I am trying to extend my understanding of Treasury futures net basis trading by understanding the funding markets.

If net basis is cheap, an investor can buy the basis. This means that the investor buys the underlying bond and sell the conversion factor weighted futures contract. This assumes that the bond can be funded and locked at the repo rate. However, what I don't quite understand is the availability of balance sheet. Does this mean the investor cannot obtain repo financing at the supposed repo rate? If it cannot, then wasn't the view that the net basis was cheap predicated on an actual repo rate?

Lastly, if you're short the basis. Does this "create" synthetic balance sheet? Since you're buying futures, you would post a small variation margin. And since you're selling the underlying bond, you're generating cash and lending in repo.

Are there reading materials or discussions that explain this more? It seems like I've gotten a good feel of futures basis trading but now balance sheet limitations and regulatory constraints adds another wrinkle to this.


1 Answer 1


The constraint of balance sheet when operating a bond trading business is different for different entities.

Suppose you are a bank. Your main concern is the Basel III Leverage Ratio (https://www.bis.org/publ/bcbs270.pdf). In this context a bank is required to maintain Tier 1 capital equivalent to 3% of its Total Leverage Exposure. (6% for US-Global Systemically Important Banks GSIB).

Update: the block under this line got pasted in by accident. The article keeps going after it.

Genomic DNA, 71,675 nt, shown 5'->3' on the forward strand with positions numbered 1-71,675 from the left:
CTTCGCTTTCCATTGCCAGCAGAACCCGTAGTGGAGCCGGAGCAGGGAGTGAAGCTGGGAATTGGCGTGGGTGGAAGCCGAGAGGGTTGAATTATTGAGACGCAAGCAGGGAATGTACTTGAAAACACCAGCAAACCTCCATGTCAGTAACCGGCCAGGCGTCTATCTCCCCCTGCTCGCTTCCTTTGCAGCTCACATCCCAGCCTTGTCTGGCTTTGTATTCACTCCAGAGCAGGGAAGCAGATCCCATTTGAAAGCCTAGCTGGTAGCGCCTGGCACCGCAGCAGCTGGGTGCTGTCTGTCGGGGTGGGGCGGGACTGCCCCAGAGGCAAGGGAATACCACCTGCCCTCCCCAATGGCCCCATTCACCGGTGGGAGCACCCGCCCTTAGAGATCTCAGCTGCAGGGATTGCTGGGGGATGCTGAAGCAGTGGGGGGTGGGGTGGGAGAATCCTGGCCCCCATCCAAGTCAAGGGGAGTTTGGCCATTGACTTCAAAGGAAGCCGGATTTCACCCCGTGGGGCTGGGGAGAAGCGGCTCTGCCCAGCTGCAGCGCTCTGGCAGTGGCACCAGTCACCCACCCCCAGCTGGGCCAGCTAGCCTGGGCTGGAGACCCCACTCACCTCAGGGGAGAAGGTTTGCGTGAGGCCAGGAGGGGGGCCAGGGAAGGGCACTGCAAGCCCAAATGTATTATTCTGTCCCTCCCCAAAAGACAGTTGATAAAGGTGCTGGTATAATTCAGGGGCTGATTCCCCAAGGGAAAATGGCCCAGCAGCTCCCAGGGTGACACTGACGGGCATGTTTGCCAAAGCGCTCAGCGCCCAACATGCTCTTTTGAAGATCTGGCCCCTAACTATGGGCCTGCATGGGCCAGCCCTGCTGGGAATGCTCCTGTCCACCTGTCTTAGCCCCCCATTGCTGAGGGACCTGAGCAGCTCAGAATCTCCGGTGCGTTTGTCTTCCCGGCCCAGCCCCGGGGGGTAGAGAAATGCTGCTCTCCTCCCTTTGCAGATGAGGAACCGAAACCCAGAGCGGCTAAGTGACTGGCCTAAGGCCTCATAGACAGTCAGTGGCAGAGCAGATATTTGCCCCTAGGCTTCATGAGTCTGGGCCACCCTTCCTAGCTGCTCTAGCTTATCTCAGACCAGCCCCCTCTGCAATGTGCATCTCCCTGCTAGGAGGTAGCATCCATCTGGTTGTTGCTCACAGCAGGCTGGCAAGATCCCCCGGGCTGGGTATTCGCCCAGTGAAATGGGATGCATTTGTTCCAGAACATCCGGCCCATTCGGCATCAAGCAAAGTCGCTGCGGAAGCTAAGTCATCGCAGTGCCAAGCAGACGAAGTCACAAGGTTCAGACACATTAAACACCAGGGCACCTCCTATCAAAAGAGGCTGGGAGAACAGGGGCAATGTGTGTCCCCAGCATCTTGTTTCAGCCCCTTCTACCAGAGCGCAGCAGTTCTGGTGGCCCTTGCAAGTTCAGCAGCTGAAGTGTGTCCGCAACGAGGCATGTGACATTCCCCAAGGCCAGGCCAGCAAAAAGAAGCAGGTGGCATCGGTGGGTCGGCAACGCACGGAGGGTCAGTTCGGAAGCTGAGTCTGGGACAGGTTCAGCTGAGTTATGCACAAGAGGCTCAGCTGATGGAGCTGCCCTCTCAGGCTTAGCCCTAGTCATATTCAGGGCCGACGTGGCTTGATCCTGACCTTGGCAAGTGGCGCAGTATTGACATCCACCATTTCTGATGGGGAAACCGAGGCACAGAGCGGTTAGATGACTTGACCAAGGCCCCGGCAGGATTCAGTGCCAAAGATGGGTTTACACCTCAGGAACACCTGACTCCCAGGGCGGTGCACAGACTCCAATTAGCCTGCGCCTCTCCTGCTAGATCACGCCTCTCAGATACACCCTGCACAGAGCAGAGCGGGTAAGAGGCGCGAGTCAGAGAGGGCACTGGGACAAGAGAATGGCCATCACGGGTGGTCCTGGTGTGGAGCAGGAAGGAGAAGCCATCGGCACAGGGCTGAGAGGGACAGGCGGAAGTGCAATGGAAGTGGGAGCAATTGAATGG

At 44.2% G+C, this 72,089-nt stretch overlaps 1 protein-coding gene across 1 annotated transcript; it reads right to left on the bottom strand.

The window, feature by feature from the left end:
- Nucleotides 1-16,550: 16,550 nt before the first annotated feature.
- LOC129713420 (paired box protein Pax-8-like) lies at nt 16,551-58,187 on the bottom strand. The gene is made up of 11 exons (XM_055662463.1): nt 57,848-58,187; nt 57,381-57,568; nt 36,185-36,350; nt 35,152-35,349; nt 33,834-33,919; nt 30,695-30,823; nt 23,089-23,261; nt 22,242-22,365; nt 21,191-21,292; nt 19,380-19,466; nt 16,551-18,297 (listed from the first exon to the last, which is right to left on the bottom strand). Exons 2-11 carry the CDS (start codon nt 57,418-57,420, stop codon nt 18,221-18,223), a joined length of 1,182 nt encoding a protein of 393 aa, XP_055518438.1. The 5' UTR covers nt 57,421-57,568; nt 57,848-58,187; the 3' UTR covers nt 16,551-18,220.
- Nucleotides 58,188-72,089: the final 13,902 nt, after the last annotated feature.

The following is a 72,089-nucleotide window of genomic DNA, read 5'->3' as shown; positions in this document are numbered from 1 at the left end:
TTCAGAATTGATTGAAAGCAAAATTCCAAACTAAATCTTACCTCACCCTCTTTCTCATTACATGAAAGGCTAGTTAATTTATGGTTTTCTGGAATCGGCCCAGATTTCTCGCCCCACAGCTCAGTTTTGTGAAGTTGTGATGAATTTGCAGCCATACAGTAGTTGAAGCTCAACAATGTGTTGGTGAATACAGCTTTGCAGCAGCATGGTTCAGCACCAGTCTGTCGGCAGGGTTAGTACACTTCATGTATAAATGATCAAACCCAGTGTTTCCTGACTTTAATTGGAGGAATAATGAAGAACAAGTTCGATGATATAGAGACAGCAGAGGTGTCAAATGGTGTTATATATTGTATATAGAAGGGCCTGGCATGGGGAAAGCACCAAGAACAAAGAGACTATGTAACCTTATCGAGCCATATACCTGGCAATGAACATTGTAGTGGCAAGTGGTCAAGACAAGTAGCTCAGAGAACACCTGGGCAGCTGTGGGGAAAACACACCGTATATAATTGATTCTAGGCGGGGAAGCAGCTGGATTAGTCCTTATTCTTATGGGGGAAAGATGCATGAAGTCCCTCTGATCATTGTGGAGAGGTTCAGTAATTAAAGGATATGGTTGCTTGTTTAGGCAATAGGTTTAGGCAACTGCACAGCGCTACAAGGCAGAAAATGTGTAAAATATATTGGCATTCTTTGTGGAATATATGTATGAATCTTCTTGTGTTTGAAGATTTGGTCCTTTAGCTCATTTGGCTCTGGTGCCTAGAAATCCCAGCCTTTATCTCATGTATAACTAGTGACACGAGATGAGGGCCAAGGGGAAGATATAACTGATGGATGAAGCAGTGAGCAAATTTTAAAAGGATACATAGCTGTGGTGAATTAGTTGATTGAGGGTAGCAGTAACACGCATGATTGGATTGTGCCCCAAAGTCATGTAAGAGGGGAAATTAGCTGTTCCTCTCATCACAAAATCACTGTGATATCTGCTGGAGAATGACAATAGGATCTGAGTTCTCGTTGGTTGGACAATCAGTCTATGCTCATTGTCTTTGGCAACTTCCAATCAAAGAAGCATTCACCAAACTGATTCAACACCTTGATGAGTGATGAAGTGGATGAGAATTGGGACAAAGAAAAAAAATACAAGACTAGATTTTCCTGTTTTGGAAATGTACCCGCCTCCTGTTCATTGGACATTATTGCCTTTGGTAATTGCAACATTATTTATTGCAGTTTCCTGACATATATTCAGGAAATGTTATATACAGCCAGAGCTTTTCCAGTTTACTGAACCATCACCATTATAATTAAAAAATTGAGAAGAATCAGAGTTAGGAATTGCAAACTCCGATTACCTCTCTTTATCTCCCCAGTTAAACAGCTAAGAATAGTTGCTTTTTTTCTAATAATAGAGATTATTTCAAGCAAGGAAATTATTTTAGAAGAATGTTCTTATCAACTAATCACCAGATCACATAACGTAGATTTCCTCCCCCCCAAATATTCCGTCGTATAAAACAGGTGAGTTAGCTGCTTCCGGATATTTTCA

In the most simple form the total exposure will be the size of the position, e.g. if you purchase 100mm bonds at par and repo them for 3months locking in the net basis vs selling futures, then your total exposure is 100mm. Therefore the bank is required to have 3mm (or 6mm) Tier 1 capital against this position. If your Return on Capital Employed target is say 10% (p/a) then this is equivalent to making $\frac{300}{4}=$75k (or 150k) through the trade, i.e. you should be making at least 7.5cents (or 15cents) of net basis over 3 mths for this trade to be efficient within your capital structure.

The rules about netting exposures can give you freedom with respect to some of these exposure constraints but you have to review the documentation provided to userstand fully how the effect of netting can reduce your exposure (and therefore capital requirement).

This constraint has greatest trading impact when a bank is coming up on a reporting period, i.e. between reporting windows they typically expand leverage, especially US-GSIBS, and for reporting windows they shrink their leverage exposures. This can have significant effect on markets because the liquidity offered by these banks (for rolling positions) is removed leading either to exaggerated prices or liquidations. Often reporting windows align, e.g. end of Dec, strengthening the effect.

  • $\begingroup$ Thanks this is very helpful. When you say leverage exposure, are you referring to the bank's LENDING me cash to fund my net basis trades as the exposure. Since the bank is taking on $100 million in collateral, it shows up on the denominator of that ratio and as a result, banks have to raise or hold more capital against it. $\endgroup$ Apr 6, 2019 at 11:08
  • $\begingroup$ I am referring to the leverage exposure calculation as defined by Basel and relevant to the bank in question (review page 7 (SFTs) of the link). It applies whether you buy or sell basis (repo or reverse-repo). $\endgroup$
    – Attack68
    Apr 6, 2019 at 12:33
  • $\begingroup$ Thanks for the article. It's very insightful. $\endgroup$ Apr 6, 2019 at 19:04

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